China moving ahead with plans for next-generation X-ray observatory

"We will coordinate international efforts and deliver it without delay," said Xiangli Bin, vice president of the Chinese Academy of Sciences.
By Brooks Hays  |  March 8, 2018 at 3:56 PM
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March 8 (UPI) -- China is getting closer to a finalized design for its next-generation X-ray observatory.

As reported by Science this week, scientists at China's National Space Science Center are honing in on the final iteration of their design for the X-Ray Timing and Polarimetry, eXTP, satellite.

The eXTP mission team plans to complete a prototype by 2022, with a goal to launch the satellite in 2025. The project will cost as an estimated $473 million.

At recent meeting in Beijing, Xiangli Bin, vice president of the Chinese Academy of Sciences, predicted eXTP would become "China's flagship science satellite."

"As we only have seven years to go it sounds like mission impossible," Xiangli said. "But we will coordinate international efforts and deliver it without delay."

Engineers plan to outfit the X-ray telescope with a variety of instruments designed to study the cosmos' most violent phenomena, including black holes, neutron stars and the collisions of massive galaxies.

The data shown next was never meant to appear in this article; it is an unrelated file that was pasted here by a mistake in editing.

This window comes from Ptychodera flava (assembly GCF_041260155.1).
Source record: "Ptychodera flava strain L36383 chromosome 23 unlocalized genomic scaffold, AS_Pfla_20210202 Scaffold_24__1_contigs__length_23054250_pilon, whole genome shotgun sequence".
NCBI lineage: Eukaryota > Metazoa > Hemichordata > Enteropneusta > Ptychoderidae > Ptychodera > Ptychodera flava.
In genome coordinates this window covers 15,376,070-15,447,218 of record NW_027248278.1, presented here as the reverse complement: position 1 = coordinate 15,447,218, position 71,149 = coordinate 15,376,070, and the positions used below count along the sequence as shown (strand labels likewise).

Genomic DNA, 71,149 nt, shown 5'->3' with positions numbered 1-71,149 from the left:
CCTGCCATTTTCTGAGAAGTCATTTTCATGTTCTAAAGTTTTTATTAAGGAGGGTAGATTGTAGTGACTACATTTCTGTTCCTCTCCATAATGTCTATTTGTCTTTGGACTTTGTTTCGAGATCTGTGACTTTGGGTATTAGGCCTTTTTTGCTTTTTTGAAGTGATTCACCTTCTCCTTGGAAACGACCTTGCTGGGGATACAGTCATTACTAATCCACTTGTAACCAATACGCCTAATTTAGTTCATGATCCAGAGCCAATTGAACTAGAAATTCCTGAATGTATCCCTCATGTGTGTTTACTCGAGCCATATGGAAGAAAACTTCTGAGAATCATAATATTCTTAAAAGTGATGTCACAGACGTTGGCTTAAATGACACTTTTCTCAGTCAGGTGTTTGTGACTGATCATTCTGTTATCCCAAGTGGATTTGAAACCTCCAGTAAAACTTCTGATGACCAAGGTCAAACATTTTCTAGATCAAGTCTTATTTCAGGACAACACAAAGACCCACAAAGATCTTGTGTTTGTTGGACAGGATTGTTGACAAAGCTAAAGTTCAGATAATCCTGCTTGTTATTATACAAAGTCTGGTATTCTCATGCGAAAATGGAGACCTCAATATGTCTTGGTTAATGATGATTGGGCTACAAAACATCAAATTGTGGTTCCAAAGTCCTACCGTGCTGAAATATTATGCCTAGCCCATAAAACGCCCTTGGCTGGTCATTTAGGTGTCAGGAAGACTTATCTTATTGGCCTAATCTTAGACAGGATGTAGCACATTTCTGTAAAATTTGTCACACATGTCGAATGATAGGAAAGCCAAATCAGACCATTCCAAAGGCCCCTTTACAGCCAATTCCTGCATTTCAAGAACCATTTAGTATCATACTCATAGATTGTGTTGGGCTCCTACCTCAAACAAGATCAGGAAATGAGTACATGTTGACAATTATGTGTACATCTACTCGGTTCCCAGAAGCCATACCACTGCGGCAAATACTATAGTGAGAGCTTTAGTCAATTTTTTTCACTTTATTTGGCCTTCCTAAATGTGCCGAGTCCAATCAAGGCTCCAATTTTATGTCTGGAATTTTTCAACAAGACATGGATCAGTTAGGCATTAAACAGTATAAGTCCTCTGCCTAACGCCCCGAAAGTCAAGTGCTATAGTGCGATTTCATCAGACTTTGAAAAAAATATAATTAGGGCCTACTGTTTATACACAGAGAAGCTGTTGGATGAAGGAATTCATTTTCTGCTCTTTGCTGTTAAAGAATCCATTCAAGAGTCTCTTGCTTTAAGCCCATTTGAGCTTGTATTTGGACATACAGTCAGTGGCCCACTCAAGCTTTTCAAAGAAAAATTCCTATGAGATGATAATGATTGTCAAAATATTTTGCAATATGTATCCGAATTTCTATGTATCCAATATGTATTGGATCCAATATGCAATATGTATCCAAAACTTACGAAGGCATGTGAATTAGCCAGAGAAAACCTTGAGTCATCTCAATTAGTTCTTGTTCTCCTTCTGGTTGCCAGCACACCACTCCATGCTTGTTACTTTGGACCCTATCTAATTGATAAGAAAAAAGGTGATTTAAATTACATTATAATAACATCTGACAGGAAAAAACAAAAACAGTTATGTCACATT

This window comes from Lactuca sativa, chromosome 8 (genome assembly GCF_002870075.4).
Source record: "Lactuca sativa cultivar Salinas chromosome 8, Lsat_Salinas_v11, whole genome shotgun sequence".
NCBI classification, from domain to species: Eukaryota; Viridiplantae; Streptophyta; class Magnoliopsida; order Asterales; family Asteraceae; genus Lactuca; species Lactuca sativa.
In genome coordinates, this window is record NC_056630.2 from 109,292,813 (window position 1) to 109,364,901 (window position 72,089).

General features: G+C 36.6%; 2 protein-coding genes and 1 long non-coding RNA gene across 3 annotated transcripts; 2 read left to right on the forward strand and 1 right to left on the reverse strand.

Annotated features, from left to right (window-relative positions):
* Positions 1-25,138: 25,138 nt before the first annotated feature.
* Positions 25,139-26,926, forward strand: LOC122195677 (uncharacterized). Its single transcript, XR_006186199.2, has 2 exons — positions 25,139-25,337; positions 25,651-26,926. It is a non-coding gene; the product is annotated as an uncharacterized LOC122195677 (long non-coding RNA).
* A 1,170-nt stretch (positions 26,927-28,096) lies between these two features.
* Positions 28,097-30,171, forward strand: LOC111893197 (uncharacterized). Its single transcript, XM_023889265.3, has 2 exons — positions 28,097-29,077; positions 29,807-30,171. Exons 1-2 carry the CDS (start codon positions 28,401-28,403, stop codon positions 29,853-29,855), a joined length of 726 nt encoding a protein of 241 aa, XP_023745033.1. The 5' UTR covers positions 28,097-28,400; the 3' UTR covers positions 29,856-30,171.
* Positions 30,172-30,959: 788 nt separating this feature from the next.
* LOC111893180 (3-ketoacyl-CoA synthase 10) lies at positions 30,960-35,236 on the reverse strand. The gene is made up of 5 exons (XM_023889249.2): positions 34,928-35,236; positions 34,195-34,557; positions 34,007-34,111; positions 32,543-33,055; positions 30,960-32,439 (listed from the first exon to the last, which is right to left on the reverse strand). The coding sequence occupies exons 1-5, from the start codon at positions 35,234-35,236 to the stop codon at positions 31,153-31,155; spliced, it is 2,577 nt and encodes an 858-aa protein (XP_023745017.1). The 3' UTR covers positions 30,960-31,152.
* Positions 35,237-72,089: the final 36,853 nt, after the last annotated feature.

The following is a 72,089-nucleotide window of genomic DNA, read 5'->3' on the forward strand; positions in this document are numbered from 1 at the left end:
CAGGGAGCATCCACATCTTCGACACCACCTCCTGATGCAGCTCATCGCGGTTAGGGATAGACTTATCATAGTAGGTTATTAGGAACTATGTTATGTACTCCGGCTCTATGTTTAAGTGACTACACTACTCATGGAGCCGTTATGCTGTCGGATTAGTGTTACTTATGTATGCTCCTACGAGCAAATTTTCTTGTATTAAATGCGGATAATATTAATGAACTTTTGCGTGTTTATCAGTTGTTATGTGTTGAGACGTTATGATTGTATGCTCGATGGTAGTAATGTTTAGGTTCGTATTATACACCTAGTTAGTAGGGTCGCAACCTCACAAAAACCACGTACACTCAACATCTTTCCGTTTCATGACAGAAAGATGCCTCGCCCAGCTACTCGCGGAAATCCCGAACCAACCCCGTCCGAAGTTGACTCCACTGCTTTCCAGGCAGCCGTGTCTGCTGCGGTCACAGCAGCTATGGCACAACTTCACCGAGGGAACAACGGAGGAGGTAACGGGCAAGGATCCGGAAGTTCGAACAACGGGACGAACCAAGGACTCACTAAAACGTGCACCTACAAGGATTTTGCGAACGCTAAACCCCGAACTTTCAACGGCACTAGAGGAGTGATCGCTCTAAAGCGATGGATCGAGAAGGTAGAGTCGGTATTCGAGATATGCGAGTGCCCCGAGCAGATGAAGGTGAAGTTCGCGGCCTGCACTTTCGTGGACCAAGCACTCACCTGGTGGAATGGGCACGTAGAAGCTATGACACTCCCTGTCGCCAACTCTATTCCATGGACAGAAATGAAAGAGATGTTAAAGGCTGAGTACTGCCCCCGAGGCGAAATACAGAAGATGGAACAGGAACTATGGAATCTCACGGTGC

"This powerful payload is absolutely unique," Andrea Santangelo, an astrophysicist at the University of Tübingen in Germany, told Science.

The satellite's instruments are expected to allow the telescope to measure photons across a wider energy spectrum, as well as detect polarization of X-rays for faraway sources. The satellite massive array will help eXTP record measurements with great precision and at high speeds, enabling the instruments to document spectral changes as distant objects rotate.

NASA is currently designing its own next-generation X-ray observatory called Strobe-X.

"These missions will be critical in the era of time-domain astronomy and will be an essential complement to optical, radio, and multi-messenger studies of the most dynamic and energetic processes in the cosmos," said Paul Ray, an astrophysicist at the US Naval Research Laboratory.

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